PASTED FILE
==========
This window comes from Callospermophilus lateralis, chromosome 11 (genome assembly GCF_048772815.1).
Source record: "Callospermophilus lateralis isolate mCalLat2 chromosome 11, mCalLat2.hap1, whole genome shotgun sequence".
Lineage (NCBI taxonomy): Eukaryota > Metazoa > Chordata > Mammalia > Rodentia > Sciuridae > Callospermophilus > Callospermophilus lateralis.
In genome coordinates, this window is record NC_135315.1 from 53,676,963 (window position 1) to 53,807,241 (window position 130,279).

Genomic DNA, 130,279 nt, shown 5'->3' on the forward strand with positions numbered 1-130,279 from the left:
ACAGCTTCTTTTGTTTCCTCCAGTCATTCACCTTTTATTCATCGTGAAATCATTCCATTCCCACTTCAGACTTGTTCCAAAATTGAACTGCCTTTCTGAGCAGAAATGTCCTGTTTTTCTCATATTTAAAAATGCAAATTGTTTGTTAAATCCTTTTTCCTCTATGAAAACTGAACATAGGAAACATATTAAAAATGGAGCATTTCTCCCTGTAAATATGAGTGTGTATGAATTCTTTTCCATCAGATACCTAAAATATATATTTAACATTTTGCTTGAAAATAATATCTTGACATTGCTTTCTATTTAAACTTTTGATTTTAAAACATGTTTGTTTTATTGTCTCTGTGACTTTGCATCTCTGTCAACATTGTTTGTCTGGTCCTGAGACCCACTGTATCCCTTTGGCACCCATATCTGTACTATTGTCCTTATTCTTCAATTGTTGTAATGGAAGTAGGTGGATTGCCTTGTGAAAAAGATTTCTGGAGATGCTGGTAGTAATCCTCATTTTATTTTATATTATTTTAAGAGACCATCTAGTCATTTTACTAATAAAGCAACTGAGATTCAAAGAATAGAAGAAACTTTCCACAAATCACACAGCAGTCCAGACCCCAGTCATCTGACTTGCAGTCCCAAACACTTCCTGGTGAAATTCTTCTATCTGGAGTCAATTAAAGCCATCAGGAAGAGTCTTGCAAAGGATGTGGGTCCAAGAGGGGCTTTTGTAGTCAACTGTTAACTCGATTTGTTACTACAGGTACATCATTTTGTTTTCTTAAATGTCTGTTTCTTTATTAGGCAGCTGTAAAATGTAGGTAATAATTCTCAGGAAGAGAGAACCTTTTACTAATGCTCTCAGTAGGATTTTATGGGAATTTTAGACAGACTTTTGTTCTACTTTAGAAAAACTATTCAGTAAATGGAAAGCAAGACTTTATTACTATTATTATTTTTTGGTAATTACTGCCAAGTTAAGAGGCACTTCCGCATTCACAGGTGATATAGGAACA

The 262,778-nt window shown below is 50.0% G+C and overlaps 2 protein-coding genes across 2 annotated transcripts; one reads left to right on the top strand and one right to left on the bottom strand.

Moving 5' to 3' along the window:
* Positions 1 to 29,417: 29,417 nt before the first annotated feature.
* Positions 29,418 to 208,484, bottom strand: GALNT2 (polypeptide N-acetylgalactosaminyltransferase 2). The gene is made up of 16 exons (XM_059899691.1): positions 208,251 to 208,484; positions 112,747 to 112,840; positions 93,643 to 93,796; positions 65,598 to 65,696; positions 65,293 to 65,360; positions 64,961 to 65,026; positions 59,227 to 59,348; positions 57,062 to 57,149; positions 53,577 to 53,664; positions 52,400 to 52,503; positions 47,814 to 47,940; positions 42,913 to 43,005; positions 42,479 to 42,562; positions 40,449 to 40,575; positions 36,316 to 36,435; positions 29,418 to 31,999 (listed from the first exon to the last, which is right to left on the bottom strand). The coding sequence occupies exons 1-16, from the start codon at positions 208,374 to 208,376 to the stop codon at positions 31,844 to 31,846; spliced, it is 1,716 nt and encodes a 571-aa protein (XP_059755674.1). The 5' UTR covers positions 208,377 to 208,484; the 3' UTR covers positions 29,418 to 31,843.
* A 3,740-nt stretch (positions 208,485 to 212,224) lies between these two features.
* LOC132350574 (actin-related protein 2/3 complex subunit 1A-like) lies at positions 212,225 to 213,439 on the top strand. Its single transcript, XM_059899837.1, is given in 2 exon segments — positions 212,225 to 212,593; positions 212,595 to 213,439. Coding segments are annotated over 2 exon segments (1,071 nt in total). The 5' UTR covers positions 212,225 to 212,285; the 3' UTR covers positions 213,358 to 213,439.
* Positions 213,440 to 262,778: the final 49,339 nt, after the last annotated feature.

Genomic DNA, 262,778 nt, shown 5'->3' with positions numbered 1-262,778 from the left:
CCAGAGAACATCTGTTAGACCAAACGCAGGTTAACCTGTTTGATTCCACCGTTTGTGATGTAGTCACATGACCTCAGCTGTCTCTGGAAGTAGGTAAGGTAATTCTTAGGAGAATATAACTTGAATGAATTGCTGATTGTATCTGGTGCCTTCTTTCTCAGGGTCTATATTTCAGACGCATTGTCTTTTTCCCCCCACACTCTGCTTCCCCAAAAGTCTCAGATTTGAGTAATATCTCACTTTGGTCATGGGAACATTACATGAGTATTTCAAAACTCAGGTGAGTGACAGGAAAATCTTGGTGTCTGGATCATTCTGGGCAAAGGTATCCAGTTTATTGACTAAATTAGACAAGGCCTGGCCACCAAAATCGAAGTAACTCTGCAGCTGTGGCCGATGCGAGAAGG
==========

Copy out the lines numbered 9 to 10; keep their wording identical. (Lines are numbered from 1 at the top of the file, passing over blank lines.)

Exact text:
* Positions 1 to 29,417: 29,417 nt before the first annotated feature.
* Positions 29,418 to 208,484, bottom strand: GALNT2 (polypeptide N-acetylgalactosaminyltransferase 2). The gene is made up of 16 exons (XM_059899691.1): positions 208,251 to 208,484; positions 112,747 to 112,840; positions 93,643 to 93,796; positions 65,598 to 65,696; positions 65,293 to 65,360; positions 64,961 to 65,026; positions 59,227 to 59,348; positions 57,062 to 57,149; positions 53,577 to 53,664; positions 52,400 to 52,503; positions 47,814 to 47,940; positions 42,913 to 43,005; positions 42,479 to 42,562; positions 40,449 to 40,575; positions 36,316 to 36,435; positions 29,418 to 31,999 (listed from the first exon to the last, which is right to left on the bottom strand). The coding sequence occupies exons 1-16, from the start codon at positions 208,374 to 208,376 to the stop codon at positions 31,844 to 31,846; spliced, it is 1,716 nt and encodes a 571-aa protein (XP_059755674.1). The 5' UTR covers positions 208,377 to 208,484; the 3' UTR covers positions 29,418 to 31,843.